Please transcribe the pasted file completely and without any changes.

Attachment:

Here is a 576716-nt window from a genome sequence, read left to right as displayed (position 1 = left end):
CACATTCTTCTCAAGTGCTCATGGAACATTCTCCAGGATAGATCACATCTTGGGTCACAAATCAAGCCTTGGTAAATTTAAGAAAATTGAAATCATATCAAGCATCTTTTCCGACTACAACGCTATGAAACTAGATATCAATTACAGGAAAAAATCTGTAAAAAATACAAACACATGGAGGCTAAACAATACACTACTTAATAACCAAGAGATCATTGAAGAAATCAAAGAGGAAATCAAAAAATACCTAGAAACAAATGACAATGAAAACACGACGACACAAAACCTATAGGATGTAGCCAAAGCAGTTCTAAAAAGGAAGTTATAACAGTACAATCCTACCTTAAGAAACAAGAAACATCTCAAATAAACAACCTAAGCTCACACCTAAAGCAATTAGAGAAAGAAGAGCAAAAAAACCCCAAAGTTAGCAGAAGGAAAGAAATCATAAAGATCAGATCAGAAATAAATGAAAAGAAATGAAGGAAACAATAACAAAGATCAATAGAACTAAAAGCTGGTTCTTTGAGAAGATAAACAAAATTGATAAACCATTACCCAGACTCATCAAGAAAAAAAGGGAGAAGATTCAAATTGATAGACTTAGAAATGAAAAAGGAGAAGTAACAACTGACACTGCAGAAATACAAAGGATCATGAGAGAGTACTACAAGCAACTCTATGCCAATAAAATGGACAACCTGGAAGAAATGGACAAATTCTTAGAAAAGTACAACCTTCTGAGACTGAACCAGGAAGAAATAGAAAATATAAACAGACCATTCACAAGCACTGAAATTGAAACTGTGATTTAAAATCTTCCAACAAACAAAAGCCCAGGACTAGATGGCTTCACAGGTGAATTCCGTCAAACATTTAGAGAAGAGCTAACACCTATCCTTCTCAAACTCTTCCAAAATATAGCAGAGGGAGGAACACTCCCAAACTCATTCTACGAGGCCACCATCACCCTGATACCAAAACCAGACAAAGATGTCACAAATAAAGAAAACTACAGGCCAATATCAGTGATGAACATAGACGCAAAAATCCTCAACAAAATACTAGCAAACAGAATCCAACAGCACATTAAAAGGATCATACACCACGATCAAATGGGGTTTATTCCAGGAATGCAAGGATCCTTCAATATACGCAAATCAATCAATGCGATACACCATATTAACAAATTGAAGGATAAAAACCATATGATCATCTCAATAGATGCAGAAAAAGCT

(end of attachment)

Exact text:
Here is a 576716-nt window from a genome sequence, read left to right as displayed (position 1 = left end):
CACATTCTTCTCAAGTGCTCATGGAACATTCTCCAGGATAGATCACATCTTGGGTCACAAATCAAGCCTTGGTAAATTTAAGAAAATTGAAATCATATCAAGCATCTTTTCCGACTACAACGCTATGAAACTAGATATCAATTACAGGAAAAAATCTGTAAAAAATACAAACACATGGAGGCTAAACAATACACTACTTAATAACCAAGAGATCATTGAAGAAATCAAAGAGGAAATCAAAAAATACCTAGAAACAAATGACAATGAAAACACGACGACACAAAACCTATAGGATGTAGCCAAAGCAGTTCTAAAAAGGAAGTTATAACAGTACAATCCTACCTTAAGAAACAAGAAACATCTCAAATAAACAACCTAAGCTCACACCTAAAGCAATTAGAGAAAGAAGAGCAAAAAAACCCCAAAGTTAGCAGAAGGAAAGAAATCATAAAGATCAGATCAGAAATAAATGAAAAGAAATGAAGGAAACAATAACAAAGATCAATAGAACTAAAAGCTGGTTCTTTGAGAAGATAAACAAAATTGATAAACCATTACCCAGACTCATCAAGAAAAAAAGGGAGAAGATTCAAATTGATAGACTTAGAAATGAAAAAGGAGAAGTAACAACTGACACTGCAGAAATACAAAGGATCATGAGAGAGTACTACAAGCAACTCTATGCCAATAAAATGGACAACCTGGAAGAAATGGACAAATTCTTAGAAAAGTACAACCTTCTGAGACTGAACCAGGAAGAAATAGAAAATATAAACAGACCATTCACAAGCACTGAAATTGAAACTGTGATTTAAAATCTTCCAACAAACAAAAGCCCAGGACTAGATGGCTTCACAGGTGAATTCCGTCAAACATTTAGAGAAGAGCTAACACCTATCCTTCTCAAACTCTTCCAAAATATAGCAGAGGGAGGAACACTCCCAAACTCATTCTACGAGGCCACCATCACCCTGATACCAAAACCAGACAAAGATGTCACAAATAAAGAAAACTACAGGCCAATATCAGTGATGAACATAGACGCAAAAATCCTCAACAAAATACTAGCAAACAGAATCCAACAGCACATTAAAAGGATCATACACCACGATCAAATGGGGTTTATTCCAGGAATGCAAGGATCCTTCAATATACGCAAATCAATCAATGCGATACACCATATTAACAAATTGAAGGATAAAAACCATATGATCATCTCAATAGATGCAGAAAAAGCT